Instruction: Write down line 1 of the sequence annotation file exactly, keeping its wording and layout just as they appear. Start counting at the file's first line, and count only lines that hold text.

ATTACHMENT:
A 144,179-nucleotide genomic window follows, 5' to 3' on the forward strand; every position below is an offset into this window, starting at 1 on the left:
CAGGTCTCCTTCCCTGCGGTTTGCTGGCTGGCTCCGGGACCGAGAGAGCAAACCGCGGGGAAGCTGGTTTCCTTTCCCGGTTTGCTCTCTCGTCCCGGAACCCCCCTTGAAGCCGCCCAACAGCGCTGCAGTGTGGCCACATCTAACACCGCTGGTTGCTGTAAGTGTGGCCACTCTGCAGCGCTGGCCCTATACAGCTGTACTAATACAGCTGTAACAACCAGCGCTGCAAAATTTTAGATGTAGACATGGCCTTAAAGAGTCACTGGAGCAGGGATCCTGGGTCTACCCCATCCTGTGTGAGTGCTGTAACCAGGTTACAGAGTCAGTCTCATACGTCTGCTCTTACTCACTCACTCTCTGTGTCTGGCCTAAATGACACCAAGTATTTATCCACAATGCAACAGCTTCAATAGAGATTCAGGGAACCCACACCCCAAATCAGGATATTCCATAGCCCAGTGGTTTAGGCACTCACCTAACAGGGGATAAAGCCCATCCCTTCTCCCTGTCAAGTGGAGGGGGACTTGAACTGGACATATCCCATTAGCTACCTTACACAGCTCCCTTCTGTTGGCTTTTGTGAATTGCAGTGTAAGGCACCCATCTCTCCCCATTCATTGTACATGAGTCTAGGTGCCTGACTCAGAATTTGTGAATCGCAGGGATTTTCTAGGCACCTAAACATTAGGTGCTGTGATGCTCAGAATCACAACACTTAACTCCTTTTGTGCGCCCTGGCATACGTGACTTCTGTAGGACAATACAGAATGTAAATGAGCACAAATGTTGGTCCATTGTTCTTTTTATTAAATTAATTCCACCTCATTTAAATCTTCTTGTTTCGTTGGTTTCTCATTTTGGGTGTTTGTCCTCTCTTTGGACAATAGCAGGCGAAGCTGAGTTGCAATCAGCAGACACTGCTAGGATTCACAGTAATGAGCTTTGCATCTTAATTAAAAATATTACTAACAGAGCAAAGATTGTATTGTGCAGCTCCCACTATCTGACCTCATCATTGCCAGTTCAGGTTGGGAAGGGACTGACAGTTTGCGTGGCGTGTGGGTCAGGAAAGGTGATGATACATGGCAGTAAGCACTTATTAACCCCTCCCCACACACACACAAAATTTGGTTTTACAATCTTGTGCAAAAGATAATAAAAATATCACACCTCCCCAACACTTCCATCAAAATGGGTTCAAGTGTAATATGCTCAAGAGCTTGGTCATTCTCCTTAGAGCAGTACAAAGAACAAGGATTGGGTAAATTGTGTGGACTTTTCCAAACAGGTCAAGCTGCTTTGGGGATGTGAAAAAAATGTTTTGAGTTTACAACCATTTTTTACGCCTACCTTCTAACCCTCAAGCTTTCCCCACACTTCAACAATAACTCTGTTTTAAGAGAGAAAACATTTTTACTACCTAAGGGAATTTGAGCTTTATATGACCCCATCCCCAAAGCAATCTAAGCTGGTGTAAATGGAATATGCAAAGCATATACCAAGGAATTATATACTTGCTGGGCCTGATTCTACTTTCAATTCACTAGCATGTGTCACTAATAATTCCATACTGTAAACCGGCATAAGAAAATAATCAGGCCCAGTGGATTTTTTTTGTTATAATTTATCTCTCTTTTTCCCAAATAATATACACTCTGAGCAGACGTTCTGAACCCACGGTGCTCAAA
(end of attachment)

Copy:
A 144,179-nucleotide genomic window follows, 5' to 3' on the forward strand; every position below is an offset into this window, starting at 1 on the left: